Metal was in a strange place ten years ago. An ageing and fragmented genre, with larger festival lineups already typified by older, well established acts as the only viable way to guarantee any mass attendance. The underground scene was (notable exceptions aside) struggling for relevance, trapped in a bunker, throwing projectiles at any curious outsider that wandered by. But there were signs, even then, of a return to form; for underground metal at least. One such sign was a wave of quality comeback albums or belated reformations of long forgotten acts. Another was the fact that many musicians began to respond constructively to joke hipster acts like Krallice, Behold…the Arctopus, or Liturgy. Rather than taking to online trolling and pointing out why x or y album from 1994 was self-evidently better, many decided to raise the game for metal as a serious form of music once more; looking forward not back. People bemoaned the lack of albums of the same calibre as ‘Blessed Are the Sick’ or ‘The Red in the Sky is Ours’. But these albums were not forged in vacuums without context, nor did they gain recognition on merit alone. The groundwork of the 1980s needed to be laid for them to happen at all. And it may be a slower process today, but this is one reason why a viable underground is not only taking shape but finally using the internet as a force for good. Just as tape trading was used before it to not only share new music, but to grow communities out of this as well. This is in stark contrast to the now hollowed out metal mainstream that seems to be solely reliant on geriatrics and the brand recognition that comes with them.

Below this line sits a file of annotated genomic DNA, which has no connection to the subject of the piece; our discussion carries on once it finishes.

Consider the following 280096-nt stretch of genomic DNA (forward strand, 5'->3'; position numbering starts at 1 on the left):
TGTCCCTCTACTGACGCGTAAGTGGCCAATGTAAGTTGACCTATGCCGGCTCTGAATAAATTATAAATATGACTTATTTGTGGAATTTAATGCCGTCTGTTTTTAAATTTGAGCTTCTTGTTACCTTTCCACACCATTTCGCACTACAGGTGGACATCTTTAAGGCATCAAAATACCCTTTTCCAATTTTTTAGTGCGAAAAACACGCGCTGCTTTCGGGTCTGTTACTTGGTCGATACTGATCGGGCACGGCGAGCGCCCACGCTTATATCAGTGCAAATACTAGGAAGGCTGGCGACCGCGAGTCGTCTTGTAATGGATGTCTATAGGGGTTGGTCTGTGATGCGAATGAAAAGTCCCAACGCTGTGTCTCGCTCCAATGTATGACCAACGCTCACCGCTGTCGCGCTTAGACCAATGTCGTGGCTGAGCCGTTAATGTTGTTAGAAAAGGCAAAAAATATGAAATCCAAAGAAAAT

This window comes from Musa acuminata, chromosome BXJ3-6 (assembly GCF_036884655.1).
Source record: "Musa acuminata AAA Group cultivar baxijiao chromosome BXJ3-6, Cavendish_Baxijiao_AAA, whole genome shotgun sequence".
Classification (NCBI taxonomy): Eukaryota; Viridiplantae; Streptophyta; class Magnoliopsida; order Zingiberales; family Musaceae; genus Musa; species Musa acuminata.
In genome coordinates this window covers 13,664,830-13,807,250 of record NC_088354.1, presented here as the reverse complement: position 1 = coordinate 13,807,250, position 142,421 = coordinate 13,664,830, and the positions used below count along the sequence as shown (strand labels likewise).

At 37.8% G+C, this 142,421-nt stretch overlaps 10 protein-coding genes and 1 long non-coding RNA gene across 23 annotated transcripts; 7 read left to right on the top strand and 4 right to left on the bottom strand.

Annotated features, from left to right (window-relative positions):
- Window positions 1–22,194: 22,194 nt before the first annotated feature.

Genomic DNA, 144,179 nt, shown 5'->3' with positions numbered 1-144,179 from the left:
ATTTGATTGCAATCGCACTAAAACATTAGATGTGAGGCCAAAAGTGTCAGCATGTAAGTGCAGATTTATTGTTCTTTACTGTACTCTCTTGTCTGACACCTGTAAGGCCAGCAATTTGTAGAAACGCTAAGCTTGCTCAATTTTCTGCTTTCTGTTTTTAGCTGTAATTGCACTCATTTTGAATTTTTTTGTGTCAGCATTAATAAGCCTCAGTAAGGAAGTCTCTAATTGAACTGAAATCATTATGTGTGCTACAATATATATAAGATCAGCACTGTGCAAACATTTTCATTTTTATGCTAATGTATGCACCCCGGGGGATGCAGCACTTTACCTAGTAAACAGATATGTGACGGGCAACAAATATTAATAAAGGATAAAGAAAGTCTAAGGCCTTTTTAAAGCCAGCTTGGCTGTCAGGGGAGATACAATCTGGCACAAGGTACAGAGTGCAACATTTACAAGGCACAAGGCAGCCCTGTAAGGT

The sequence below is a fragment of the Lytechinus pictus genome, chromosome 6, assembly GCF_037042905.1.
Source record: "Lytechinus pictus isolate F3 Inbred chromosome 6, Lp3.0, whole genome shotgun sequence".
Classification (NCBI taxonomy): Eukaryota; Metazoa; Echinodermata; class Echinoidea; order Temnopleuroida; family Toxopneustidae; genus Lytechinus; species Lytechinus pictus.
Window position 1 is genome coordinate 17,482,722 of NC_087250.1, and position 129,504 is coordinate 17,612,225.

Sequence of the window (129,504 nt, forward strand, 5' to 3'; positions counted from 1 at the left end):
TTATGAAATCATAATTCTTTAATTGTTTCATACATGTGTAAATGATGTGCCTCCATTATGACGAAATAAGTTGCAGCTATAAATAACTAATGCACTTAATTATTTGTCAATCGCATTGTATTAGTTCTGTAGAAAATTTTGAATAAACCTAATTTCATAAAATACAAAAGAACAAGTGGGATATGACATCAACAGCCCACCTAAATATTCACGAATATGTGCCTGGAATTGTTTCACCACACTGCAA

Sweden’s Entrails were one such belated reformation. Despite having formed back in 1990, no material was to surface until their rebirth in 2008. If lack of confidence was the original reason for Entrails status as a ‘left behind’ band of Swedish death metal, then no such barrier exists since regrouping, as they have been spitting out pretty solid albums consistently since that time. The second of these, 2011’s ‘The Tomb Awaits’ is fairly representative of what Entrails are going for here. At first pass this is a colour by numbers Entombed rip-off that is so obviously ticking the expected boxes for this style – iconic HM-2 buzzsaw guitar tone, d-beat drums, thrash riffs mixed with a nuanced sense of melody, lyrics of death and gore, guttural mid-range vocals – that it almost feels like a computer program wrote this after being made to listen to the back catalogues of Entombed, Dismember, and Grave.